The method I have used in the past is to use a darkroom print which is scanned into the computer adjusted to greyscale and saved as a PSD. Next, adjust the levels at both ends bringing them both in towards the centre around 10% and reducing the contrast in the mid tones until the whole photo is balanced. This is followed by reducing the contrast again down to zero once or twice, to combat the extreme contrast of the cyanotype. The image is then flipped and inverted to a negative.

To produce the negative I use an Epson R3000 which has extra blacks ( good for digital Monochrome prints) and using a printer profile of Epson glossy, photo black ink not matt, I print out the neg on Agfa copyjet acetate which is available from “Positivity ltd” (they are on the net), “Permajet” also do transparency which they call digital transfer film.

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In order to increase the tonality of the highlights, I am now working with using a negative which uses an orange fill layer designed to reduce the UV and hopefully bring some tonality into the highlights. This will require some experimentation using curves so more posts on this in a few days time, but for now here is the first using the orange layer which I will be printing.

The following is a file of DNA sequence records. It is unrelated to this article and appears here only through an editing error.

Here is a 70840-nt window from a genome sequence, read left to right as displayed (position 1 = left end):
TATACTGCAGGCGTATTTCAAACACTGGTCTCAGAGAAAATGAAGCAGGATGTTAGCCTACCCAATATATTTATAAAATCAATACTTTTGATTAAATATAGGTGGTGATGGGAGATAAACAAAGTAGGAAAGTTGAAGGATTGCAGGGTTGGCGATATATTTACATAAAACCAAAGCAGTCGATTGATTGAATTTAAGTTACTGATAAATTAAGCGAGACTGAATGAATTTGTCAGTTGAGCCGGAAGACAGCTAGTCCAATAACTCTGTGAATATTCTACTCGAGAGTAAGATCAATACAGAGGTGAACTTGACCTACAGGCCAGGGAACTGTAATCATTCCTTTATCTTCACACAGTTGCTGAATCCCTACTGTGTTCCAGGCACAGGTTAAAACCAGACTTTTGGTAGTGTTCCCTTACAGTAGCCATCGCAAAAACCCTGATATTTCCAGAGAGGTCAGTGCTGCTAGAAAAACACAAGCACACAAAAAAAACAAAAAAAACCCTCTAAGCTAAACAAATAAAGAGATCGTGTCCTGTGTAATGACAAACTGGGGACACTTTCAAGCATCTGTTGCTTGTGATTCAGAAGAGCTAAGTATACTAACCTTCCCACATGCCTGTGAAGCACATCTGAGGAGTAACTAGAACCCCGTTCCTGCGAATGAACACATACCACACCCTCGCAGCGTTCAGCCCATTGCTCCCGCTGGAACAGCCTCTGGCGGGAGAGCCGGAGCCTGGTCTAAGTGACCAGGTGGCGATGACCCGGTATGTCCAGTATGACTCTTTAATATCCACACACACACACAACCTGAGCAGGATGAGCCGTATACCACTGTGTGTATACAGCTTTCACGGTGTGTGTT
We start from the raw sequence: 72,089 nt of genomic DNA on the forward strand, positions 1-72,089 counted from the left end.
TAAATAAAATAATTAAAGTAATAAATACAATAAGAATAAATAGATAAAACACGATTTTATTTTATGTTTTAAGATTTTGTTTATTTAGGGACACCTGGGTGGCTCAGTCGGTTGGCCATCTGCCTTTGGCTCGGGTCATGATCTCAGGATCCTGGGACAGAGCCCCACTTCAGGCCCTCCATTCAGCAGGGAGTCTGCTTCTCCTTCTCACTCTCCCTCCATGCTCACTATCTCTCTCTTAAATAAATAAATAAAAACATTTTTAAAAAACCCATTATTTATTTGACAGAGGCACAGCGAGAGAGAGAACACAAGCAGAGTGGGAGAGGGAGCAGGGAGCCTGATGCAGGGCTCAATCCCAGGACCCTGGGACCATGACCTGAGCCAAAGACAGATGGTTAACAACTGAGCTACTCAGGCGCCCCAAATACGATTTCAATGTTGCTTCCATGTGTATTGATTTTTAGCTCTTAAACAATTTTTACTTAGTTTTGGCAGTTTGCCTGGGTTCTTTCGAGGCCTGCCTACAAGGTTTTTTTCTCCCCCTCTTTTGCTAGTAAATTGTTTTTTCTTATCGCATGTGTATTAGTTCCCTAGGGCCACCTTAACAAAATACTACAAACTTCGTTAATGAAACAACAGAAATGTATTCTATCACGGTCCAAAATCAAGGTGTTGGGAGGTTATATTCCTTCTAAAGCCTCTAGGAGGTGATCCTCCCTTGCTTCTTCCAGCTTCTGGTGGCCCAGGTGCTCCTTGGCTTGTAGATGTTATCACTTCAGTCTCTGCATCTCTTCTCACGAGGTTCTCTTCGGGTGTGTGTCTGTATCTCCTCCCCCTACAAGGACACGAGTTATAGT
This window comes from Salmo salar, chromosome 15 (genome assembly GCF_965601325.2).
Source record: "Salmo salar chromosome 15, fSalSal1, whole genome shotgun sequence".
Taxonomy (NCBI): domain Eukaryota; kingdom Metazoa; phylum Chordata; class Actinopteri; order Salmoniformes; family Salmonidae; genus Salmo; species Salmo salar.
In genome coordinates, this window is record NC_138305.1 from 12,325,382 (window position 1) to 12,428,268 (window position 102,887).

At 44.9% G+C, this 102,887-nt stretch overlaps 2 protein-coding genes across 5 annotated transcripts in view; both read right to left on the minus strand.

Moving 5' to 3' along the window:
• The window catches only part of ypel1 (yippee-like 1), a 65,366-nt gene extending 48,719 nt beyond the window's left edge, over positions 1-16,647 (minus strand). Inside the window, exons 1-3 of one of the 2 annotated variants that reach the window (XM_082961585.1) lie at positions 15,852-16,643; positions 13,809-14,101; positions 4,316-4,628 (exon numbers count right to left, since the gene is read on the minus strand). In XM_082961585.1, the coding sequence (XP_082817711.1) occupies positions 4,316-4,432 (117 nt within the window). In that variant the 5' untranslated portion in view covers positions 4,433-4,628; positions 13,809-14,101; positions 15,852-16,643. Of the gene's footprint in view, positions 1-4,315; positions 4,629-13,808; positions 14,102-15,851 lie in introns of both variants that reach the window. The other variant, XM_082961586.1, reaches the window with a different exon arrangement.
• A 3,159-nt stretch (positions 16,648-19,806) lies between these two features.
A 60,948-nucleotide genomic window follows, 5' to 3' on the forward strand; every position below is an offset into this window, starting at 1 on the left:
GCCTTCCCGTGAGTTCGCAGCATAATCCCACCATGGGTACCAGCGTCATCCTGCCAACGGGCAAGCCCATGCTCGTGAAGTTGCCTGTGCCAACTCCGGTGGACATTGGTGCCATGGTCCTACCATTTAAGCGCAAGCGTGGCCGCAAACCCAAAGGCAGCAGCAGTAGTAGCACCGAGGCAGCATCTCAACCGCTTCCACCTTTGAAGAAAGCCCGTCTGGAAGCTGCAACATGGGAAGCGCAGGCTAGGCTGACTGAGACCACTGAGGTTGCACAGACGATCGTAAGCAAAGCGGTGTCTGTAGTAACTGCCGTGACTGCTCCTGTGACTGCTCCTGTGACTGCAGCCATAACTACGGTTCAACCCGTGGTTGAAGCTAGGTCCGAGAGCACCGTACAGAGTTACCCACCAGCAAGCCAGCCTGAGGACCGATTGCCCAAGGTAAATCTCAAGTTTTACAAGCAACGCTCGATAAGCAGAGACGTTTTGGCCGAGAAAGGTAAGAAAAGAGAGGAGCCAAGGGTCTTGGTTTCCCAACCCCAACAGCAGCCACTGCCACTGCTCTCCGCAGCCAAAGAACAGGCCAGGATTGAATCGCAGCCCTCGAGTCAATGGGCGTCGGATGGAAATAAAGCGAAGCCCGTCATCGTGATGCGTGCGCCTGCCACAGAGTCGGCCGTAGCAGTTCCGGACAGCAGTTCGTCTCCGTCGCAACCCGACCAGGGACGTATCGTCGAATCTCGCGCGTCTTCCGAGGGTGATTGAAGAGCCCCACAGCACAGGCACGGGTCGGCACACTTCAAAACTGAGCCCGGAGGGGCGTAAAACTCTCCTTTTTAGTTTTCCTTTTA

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Sketchbooks

Another way to keep vauable information built up over years is to keep a sketchbook.

I use a ringbound artists sketchbook by Seawhite. The paper is good quality and a good thickness to which I regularly add photos, drawings, comments and full detail of sessions. Studio session notes with lighting or flash diagrams are of great use to record and look back over before setting up for a future session. like wise for darkroom sessions where you can keep notes of settings for different enlarger heights when moving from one paper size to the next with the exposure compensation record. A narrative of work for a project is another good use of the sketchbook.

Over time many famous and not so famous photographers have kept sketchbooks, infact there is a book on the subject… Photographers’ Sketchbooks by S. McLaren & B. Formhals, 2014 Thames & Hudson.

 

Print Maps

In addition to recording general developing and printing data in an A4 note book I find that recording dodge and burn information is best done using a working print where I can sketch around the area then add times as minus or plus seconds. This info can then be the basis of any reprints at a later date.